Lally Brown has been a friend of the Guide for a long time and today, on the anniversary of Napoleon's exile to Saint Helena, I am thrilled to invite Lally to the salon to take a closer look at the emperor's incredible expense account!
I began researching into Napoleon Bonaparte’s exile and death on St. Helena when fate washed me onto the shores of this remote island in the South Atlantic and I found myself living in the house built in 1816 for Count and Countess Bertrand (Napoleon’s Grand Maréchal du Palais) directly opposite Napoleon’s home of Longwood House.
|Bertrand’s Cottage, Longwood, St. Helena|
|Countess Françoise-Elisabeth (Fanny) Bertrand|
|Longwood House 1816 – Napoleon’s home on St. Helena|
|James Bay, St. Helena – Napoleon arrives on HMS Northumberland 1815|
Forage for thirteen horses daily - £720.4.7 per annum
Transport forage for one mule conveying the same - £46.10.2 per annum
Pay of soldier in charge of mule - £27.7.6 per annum
Expense of English servants attached to establishment - £675 per annum
Expense of two overseers, six carpenters, four sawyers, five masons, three plasterers and one painter - £939.17.6 per annum.
Expenses of public transport conveying the supplies furnished by the Purveyor to Longwood:
Forage for eight mules daily - £372.1.4 per annum
Pay of two muleteers in charge of the same - £109.10.0 per annum
Rations of ditto - £68.8.9 per annum
Pay of two soldiers ditto - £27.7.6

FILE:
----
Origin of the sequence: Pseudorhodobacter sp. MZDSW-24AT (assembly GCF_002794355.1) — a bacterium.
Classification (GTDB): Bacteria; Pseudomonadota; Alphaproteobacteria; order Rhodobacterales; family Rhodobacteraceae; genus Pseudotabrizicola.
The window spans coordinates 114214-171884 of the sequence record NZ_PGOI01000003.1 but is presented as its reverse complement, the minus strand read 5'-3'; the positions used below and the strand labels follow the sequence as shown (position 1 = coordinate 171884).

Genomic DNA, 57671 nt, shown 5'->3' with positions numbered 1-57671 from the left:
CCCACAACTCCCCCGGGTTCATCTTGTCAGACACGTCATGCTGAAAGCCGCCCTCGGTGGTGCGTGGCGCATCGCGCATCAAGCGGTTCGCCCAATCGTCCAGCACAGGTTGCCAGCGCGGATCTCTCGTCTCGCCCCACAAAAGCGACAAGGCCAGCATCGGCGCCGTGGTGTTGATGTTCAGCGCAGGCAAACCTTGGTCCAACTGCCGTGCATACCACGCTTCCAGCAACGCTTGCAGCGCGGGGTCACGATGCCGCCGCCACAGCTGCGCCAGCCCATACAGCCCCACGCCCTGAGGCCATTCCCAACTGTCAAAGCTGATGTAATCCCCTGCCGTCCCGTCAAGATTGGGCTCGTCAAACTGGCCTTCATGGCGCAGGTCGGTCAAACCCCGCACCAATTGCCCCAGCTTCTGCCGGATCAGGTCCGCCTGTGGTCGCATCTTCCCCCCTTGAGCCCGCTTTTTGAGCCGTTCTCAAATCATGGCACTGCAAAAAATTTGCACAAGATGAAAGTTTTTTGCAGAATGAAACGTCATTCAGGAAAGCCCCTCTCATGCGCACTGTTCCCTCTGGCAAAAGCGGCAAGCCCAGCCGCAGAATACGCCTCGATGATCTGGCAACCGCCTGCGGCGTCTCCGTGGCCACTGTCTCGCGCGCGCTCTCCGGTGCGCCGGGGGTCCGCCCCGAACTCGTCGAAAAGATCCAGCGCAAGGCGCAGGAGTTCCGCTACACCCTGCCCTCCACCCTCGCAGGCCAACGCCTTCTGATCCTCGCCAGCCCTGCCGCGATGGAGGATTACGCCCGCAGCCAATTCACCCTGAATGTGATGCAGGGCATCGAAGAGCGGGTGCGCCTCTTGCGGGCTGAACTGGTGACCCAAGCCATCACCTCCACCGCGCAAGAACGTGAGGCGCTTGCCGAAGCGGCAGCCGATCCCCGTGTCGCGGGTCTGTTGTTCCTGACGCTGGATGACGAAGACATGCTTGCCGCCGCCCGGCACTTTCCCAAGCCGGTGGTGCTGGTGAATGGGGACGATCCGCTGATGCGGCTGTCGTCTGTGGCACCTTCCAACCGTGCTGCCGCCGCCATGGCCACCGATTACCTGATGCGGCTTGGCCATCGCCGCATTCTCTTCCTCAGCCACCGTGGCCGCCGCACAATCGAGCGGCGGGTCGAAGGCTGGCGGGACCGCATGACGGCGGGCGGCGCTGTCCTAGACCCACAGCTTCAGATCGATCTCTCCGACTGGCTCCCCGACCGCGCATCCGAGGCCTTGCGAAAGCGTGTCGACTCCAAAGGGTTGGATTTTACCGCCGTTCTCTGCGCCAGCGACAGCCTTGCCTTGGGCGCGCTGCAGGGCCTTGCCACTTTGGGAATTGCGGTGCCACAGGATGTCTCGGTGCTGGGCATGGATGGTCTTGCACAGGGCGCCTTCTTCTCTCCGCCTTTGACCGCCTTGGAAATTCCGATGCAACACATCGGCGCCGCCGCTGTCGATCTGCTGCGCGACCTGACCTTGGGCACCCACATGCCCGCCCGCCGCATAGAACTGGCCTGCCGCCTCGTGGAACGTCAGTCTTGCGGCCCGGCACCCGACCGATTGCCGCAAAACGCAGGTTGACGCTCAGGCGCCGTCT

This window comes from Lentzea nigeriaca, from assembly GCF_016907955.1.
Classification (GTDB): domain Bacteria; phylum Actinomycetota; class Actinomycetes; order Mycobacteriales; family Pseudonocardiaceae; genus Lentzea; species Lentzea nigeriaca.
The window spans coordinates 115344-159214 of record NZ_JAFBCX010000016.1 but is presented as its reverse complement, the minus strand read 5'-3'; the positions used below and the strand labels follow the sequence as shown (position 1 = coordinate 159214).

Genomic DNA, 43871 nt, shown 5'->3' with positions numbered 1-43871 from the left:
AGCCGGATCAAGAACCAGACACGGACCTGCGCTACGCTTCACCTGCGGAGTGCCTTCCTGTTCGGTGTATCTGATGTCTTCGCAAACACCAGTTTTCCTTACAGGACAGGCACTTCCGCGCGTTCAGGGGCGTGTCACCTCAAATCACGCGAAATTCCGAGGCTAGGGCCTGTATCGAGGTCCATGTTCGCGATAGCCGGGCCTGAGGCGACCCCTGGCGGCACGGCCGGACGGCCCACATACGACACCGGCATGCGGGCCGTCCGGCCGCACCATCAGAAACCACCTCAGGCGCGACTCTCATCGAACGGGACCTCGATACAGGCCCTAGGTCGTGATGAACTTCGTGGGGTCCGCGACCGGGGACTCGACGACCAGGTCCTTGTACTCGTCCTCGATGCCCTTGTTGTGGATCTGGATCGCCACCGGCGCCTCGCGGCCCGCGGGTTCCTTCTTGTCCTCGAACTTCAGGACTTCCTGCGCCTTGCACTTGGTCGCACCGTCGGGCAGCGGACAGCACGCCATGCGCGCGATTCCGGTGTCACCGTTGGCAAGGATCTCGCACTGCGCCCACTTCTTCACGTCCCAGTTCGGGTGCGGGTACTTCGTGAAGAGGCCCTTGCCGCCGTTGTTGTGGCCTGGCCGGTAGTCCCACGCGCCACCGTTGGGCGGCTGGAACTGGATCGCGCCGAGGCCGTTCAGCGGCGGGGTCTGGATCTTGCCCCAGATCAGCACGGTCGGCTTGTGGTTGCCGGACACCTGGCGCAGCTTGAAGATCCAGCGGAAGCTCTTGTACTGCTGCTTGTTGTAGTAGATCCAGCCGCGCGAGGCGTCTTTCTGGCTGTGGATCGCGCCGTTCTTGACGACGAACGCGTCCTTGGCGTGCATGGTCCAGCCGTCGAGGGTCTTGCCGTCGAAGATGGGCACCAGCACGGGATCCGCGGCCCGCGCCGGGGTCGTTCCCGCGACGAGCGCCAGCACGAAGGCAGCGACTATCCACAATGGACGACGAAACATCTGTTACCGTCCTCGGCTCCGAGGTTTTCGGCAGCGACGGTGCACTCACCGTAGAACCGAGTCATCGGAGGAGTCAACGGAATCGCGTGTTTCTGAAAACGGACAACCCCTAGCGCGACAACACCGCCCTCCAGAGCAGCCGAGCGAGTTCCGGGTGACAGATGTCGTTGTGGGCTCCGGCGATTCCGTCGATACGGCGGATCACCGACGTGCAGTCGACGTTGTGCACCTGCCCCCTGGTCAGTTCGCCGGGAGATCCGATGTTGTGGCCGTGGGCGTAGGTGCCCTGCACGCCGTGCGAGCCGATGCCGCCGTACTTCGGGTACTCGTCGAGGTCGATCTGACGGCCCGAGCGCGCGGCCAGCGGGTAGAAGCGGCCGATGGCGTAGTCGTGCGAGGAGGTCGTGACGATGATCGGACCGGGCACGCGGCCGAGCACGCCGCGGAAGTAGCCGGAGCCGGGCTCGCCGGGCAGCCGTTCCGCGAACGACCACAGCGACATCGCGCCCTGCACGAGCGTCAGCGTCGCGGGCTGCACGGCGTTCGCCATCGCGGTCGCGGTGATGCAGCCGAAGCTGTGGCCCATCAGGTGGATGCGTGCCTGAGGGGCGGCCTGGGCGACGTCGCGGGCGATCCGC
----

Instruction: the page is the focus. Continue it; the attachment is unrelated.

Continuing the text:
Table stores and other necessaries for the house - £2020.5.3 per annum
Wines, claret, grave, champagne and Madeira (supplied from Government Stores sent from England) - £2445.10.0 per annum
Table expenses (supplied by Mr. Balcombe) - £11,700 per annum
Mr. Balcombe's allowance of 5% on the sum as above mentioned - to be added
Salary to surgeon O'Meara - to be added
|Mr. Barry O’Meara Napoleon’s Doctor on St. Helena 1815-1818|
9 bottles Claret,
1 bottle Madeira,
1 bottle Vin de Grave,
1 bottle Champagne,
1 bottle Constantia,
6 bottles Teneriffe
and finally 20 bottles of Cape wine for the servants.
Bread - 66 lb
Butter - 5 lb
Lard - 2 lb
Salad Oil - 3½ pints
Sugar candy - 4 lb
Coffee - 2 lb
Tea green - half pound, tea black - half pound
Eggs - 30
Common sugar - 5 lb
Vinegar - 1 quart
Cheese - 1 lb
Flour - 5 lb
Salt Meat - 6 lb
Fire Wood - 3 lots
Porter or Ale - 3 bottles
Wax candles - 8 lb
Vegetables - in value 20 shillings
Fruit - in value 10 shillings
Confectionery - in value 8 shillings
Ducks - 8 no.
Turkeys - 2 no.
Geese - 2 no.
Loaf Sugar, Loaves - 2 no.
Fine Rice - ½ bag,
Hams (not to exceed 14 lbs each) - 2 no.
Coals - 45 bushels
Fish - in value 80 shillings
Milk - in value 98 shillings
Fresh Butter, Salt, Mustard, Pepper, Caper, Lamp Oil and Pease per fortnight must not exceed £7.
24 bottles Port,
120 bottles Vin de Grave,
36 bottles Champagne,
1620 bottles Cape,
540 bottles Teneriffe,
90 bottles Madeira,
90 bottles Constantia.
10 bottles Claret
1 bottle Champagne
3 bottles Grave or Sauterne
1 ½ Madeira
½ Constance du Cap
Additionally each month 12 bottles Brandy, 6 bottles Rum, and 6 bottles of Malaga.
For the servants, daily, 7 Teneriffe, 31 Cape Ordinary, 3 Beer, 3 Cider
And a very fine Salad
Champagne (of which Napoleon poured himself a tumbler)
Interesting to note that Sir William and Mrs Greentree ‘ate very little, being unaccustomed to meat for breakfast and finding the coffee too acid for their taste’. In my humble opinion St. Helena coffee is the best in the world. Napoleon was very fond of it too, and he begged ‘for a spoonful’ when he was dying, but his doctors refused, giving him wine with water instead ‘which made him a little tipsy!’
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Written content of this post copyright © Lally Brown, 2015.